Synopsis: The untold story of how colonial pirates transformed America and brought it to the brink of rebellion. The seventeenth-century war on piracy is remembered as a triumph for the English state and her Atlantic colonies. Yet it was piracy and illicit trade that drove a wedge between them, imperiling the American enterprise and bringing the colonies to the verge of rebellion. In The Politics of Piracy, competing criminalities become a lens to examine England’s legal relationship with America. In contrast to the rough, unlettered stereotypes associated with them, pirates and illicit traders moved easily in colonial society, attaining respectability and even political office. The goods they provided became a cornerstone of colonial trade, transforming port cities from barren outposts into rich and extravagant capitals. This transformation reached the political sphere as well, as colonial governors furnished local mariners with privateering commissions, presided over prize courts that validated stolen wares, and fiercely defended their prerogatives as vice-admirals. By the end of the century, the social and political structures erected in the colonies to protect illicit trade came to represent a new and potent force: nothing less than an independent American legal system. Tensions between Crown and colonies presage, and may predestine, the ultimate dissolution of their relationship in 1776. Exhaustively researched and rich with anecdotes about the pirates and their pursuers, The Politics of Piracy will be a fascinating read for scholars, enthusiasts, and anyone with an interest in the wild and tumultuous world of the Atlantic buccaneers. (from the online description)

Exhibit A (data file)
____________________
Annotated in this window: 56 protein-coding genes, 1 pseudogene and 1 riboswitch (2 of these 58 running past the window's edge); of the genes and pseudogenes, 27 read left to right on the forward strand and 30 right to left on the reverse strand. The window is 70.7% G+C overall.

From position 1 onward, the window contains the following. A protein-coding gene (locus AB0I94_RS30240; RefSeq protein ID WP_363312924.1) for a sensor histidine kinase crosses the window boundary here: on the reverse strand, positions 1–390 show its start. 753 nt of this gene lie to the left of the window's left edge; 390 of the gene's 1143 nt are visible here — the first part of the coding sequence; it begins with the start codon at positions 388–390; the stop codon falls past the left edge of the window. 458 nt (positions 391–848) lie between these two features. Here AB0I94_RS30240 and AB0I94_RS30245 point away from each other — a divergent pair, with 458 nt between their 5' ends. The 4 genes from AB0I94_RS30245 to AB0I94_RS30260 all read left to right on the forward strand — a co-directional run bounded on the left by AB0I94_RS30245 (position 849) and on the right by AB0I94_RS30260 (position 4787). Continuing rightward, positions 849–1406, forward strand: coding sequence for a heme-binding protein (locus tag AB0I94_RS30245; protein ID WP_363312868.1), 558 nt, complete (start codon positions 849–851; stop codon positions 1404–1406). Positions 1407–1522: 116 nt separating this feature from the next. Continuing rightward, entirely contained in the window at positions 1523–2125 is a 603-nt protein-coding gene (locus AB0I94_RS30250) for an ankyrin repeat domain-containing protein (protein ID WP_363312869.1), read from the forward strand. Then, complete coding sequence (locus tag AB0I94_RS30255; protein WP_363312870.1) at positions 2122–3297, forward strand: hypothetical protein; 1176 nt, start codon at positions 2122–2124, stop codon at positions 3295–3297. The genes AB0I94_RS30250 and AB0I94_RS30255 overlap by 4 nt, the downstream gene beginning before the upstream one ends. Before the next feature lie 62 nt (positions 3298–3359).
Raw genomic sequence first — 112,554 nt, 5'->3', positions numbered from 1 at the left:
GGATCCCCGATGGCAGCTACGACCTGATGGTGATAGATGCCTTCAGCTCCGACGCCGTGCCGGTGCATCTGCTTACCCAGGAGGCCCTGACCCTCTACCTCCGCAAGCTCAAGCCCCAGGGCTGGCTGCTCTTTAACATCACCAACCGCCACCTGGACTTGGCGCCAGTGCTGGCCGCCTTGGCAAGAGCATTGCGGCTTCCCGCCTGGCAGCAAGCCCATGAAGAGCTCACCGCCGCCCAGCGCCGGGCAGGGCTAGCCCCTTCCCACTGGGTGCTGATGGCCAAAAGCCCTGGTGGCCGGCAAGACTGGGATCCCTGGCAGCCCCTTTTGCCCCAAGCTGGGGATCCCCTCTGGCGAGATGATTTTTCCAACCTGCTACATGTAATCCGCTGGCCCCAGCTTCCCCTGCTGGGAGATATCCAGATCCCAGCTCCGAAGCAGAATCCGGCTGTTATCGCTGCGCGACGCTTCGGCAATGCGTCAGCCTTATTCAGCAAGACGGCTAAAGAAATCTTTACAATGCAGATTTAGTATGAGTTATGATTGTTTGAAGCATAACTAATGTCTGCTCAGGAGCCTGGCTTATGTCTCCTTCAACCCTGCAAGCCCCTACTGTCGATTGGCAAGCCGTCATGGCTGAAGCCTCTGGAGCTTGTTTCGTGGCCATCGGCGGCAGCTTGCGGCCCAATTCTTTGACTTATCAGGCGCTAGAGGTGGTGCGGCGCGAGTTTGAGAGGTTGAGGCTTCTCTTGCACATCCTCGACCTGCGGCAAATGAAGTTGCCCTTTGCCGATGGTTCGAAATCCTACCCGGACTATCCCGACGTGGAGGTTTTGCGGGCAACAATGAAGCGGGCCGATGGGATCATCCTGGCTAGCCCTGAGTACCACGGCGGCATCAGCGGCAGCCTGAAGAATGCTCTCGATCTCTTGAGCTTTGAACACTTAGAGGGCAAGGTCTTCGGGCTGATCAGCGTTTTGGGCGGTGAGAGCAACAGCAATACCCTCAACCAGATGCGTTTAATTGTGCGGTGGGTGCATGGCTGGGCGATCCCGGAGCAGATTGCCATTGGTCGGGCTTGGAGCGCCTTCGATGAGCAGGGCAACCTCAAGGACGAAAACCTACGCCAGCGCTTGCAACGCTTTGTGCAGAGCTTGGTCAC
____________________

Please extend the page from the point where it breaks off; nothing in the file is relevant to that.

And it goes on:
Review: Having an interest in both pirates and colonial America, I was eager to read this. It did not disappoint. Burgess makes a strong argument for his case: that piracy during the late 1690s was the source of the first civil disobedience on the part of colonies.
His writing is clearly meant for the education and the academic. The sentences structure, syntax, and vocabulary of the prose are complex. He cites sources from across academia, demonstrating extensive research. For the casual reader, this book might be a bit wordy. However, if you enjoy intellectual works, this book is for you.
Note: I received this book free as part of LibraryThing's Early Reviewer Program, in exchange for my fair and honest opinion.
Bookmarks: 7 of 10
Date Finished: 2-22-2015